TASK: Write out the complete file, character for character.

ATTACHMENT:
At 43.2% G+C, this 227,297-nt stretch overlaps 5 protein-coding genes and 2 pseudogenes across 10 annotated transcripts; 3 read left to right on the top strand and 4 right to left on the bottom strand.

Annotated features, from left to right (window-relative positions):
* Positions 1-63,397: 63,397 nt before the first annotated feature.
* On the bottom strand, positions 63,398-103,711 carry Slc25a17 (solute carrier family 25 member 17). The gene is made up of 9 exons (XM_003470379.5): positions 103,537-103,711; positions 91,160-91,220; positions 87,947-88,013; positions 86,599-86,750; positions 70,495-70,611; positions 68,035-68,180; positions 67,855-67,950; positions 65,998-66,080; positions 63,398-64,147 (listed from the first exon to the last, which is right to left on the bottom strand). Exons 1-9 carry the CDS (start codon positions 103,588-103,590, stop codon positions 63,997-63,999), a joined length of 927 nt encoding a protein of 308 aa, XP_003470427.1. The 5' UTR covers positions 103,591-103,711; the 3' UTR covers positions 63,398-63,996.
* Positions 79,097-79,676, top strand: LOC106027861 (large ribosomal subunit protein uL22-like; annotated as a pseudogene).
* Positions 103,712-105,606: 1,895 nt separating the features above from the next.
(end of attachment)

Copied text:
At 43.2% G+C, this 227,297-nt stretch overlaps 5 protein-coding genes and 2 pseudogenes across 10 annotated transcripts; 3 read left to right on the top strand and 4 right to left on the bottom strand.

Annotated features, from left to right (window-relative positions):
* Positions 1-63,397: 63,397 nt before the first annotated feature.
* On the bottom strand, positions 63,398-103,711 carry Slc25a17 (solute carrier family 25 member 17). The gene is made up of 9 exons (XM_003470379.5): positions 103,537-103,711; positions 91,160-91,220; positions 87,947-88,013; positions 86,599-86,750; positions 70,495-70,611; positions 68,035-68,180; positions 67,855-67,950; positions 65,998-66,080; positions 63,398-64,147 (listed from the first exon to the last, which is right to left on the bottom strand). Exons 1-9 carry the CDS (start codon positions 103,588-103,590, stop codon positions 63,997-63,999), a joined length of 927 nt encoding a protein of 308 aa, XP_003470427.1. The 5' UTR covers positions 103,591-103,711; the 3' UTR covers positions 63,398-63,996.
* Positions 79,097-79,676, top strand: LOC106027861 (large ribosomal subunit protein uL22-like; annotated as a pseudogene).
* Positions 103,712-105,606: 1,895 nt separating the features above from the next.